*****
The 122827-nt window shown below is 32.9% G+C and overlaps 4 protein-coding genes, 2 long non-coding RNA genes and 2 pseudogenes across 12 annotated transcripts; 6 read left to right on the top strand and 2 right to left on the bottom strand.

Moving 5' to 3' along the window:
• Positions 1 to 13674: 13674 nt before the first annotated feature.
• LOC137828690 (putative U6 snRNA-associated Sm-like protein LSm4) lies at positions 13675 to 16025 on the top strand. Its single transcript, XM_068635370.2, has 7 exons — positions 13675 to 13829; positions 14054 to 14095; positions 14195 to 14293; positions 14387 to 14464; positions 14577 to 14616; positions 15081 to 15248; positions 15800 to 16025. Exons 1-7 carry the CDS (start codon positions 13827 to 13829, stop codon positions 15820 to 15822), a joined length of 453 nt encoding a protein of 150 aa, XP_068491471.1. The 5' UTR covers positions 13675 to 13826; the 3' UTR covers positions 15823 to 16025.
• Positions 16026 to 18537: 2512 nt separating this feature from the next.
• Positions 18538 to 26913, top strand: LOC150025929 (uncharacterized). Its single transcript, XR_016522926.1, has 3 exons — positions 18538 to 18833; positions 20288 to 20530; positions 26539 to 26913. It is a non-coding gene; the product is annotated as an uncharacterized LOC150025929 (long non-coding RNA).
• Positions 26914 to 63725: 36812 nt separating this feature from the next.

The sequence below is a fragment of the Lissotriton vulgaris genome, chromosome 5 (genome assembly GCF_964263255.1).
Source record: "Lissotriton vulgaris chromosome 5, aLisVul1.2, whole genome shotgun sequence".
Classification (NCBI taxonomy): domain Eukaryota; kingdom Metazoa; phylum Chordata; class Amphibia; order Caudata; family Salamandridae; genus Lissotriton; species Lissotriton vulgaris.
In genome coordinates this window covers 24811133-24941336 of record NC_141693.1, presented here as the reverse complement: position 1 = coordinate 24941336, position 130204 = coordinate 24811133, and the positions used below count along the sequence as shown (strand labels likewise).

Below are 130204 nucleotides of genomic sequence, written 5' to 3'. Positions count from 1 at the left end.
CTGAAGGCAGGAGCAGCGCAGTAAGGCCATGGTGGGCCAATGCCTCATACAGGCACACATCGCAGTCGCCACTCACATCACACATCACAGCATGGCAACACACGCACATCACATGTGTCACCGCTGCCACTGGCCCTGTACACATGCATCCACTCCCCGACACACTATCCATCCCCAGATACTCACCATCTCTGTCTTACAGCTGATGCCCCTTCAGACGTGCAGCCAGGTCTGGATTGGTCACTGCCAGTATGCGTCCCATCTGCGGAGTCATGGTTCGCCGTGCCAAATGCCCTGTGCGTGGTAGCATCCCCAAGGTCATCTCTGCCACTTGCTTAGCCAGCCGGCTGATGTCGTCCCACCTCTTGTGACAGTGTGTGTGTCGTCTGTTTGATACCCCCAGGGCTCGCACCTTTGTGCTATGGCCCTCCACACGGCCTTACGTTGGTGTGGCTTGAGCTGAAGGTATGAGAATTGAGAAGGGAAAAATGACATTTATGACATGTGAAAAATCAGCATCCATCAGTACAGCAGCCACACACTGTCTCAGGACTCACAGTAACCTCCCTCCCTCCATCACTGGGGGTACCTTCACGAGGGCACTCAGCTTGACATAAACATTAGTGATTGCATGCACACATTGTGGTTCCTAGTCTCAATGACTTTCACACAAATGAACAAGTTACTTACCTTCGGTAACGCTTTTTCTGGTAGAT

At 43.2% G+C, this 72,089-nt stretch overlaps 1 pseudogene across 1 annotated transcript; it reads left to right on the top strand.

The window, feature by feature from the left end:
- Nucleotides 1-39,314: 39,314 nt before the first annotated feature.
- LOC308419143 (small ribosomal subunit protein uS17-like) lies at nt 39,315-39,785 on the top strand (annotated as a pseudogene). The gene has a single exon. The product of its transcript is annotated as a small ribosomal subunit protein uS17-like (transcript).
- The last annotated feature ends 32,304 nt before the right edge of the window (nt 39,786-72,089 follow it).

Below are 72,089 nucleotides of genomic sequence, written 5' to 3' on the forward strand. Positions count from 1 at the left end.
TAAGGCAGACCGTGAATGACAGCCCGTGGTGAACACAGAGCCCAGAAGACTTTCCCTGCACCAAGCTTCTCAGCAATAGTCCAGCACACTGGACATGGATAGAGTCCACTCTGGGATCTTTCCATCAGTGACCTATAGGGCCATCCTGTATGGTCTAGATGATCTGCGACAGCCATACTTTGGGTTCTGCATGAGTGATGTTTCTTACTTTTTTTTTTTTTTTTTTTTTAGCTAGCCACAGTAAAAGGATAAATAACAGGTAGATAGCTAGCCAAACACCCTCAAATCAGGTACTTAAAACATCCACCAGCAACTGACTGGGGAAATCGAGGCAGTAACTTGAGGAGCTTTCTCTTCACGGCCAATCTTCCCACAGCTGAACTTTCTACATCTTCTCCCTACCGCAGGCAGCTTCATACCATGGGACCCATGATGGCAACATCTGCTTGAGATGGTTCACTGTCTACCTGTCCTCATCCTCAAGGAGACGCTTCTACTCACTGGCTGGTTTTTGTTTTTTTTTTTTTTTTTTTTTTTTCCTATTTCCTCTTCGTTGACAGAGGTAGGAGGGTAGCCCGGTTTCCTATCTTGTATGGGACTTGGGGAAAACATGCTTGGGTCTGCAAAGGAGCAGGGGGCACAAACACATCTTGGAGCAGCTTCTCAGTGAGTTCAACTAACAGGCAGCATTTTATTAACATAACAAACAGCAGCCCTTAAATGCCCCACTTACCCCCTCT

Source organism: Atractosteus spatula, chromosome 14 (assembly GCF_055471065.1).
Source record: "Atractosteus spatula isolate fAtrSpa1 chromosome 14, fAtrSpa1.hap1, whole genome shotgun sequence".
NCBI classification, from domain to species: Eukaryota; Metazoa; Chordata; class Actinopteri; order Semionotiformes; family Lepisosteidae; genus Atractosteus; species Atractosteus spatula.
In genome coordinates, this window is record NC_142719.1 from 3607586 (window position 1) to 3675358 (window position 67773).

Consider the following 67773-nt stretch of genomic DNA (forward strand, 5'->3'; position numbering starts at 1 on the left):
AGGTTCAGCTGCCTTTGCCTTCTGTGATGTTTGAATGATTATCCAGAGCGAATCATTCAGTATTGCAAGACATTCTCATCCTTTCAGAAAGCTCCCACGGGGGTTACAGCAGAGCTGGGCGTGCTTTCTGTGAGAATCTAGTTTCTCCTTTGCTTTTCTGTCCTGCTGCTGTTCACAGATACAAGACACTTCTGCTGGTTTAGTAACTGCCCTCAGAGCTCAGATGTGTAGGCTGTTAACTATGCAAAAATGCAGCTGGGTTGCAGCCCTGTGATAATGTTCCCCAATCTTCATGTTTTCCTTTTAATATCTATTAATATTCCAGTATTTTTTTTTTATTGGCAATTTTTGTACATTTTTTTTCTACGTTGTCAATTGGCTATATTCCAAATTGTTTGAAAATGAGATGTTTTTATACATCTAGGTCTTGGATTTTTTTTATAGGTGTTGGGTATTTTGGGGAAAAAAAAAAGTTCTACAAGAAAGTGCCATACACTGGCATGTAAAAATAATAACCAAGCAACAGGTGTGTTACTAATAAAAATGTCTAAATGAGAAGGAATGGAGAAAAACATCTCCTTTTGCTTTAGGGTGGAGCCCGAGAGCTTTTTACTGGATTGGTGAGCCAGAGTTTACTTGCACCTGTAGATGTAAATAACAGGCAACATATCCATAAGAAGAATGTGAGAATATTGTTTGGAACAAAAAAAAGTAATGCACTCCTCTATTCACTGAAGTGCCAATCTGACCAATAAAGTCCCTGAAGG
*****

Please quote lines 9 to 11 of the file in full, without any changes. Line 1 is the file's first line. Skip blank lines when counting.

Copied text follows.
Source record: "Lissotriton vulgaris chromosome 5, aLisVul1.2, whole genome shotgun sequence".
Classification (NCBI taxonomy): domain Eukaryota; kingdom Metazoa; phylum Chordata; class Amphibia; order Caudata; family Salamandridae; genus Lissotriton; species Lissotriton vulgaris.
In genome coordinates this window covers 24811133-24941336 of record NC_141693.1, presented here as the reverse complement: position 1 = coordinate 24941336, position 130204 = coordinate 24811133, and the positions used below count along the sequence as shown (strand labels likewise).